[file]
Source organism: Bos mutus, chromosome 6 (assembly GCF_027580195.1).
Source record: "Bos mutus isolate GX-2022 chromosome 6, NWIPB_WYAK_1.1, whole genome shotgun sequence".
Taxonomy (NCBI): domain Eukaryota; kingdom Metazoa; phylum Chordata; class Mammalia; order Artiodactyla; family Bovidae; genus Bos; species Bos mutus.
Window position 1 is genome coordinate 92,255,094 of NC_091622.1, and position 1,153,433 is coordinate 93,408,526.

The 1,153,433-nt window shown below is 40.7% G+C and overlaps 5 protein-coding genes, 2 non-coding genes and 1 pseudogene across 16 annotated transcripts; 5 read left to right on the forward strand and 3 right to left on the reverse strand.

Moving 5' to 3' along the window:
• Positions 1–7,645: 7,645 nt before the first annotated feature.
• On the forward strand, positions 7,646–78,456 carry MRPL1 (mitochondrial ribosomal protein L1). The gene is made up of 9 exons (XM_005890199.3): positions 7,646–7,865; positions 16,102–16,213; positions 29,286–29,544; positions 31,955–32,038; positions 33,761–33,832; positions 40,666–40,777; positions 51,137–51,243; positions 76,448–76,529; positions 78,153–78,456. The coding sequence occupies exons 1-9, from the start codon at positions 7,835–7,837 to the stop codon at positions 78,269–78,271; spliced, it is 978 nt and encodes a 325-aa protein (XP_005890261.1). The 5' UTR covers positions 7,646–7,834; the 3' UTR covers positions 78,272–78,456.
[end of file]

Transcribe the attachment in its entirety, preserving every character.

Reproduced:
Source organism: Bos mutus, chromosome 6 (assembly GCF_027580195.1).
Source record: "Bos mutus isolate GX-2022 chromosome 6, NWIPB_WYAK_1.1, whole genome shotgun sequence".
Taxonomy (NCBI): domain Eukaryota; kingdom Metazoa; phylum Chordata; class Mammalia; order Artiodactyla; family Bovidae; genus Bos; species Bos mutus.
Window position 1 is genome coordinate 92,255,094 of NC_091622.1, and position 1,153,433 is coordinate 93,408,526.

The 1,153,433-nt window shown below is 40.7% G+C and overlaps 5 protein-coding genes, 2 non-coding genes and 1 pseudogene across 16 annotated transcripts; 5 read left to right on the forward strand and 3 right to left on the reverse strand.

Moving 5' to 3' along the window:
• Positions 1–7,645: 7,645 nt before the first annotated feature.
• On the forward strand, positions 7,646–78,456 carry MRPL1 (mitochondrial ribosomal protein L1). The gene is made up of 9 exons (XM_005890199.3): positions 7,646–7,865; positions 16,102–16,213; positions 29,286–29,544; positions 31,955–32,038; positions 33,761–33,832; positions 40,666–40,777; positions 51,137–51,243; positions 76,448–76,529; positions 78,153–78,456. The coding sequence occupies exons 1-9, from the start codon at positions 7,835–7,837 to the stop codon at positions 78,269–78,271; spliced, it is 978 nt and encodes a 325-aa protein (XP_005890261.1). The 5' UTR covers positions 7,646–7,834; the 3' UTR covers positions 78,272–78,456.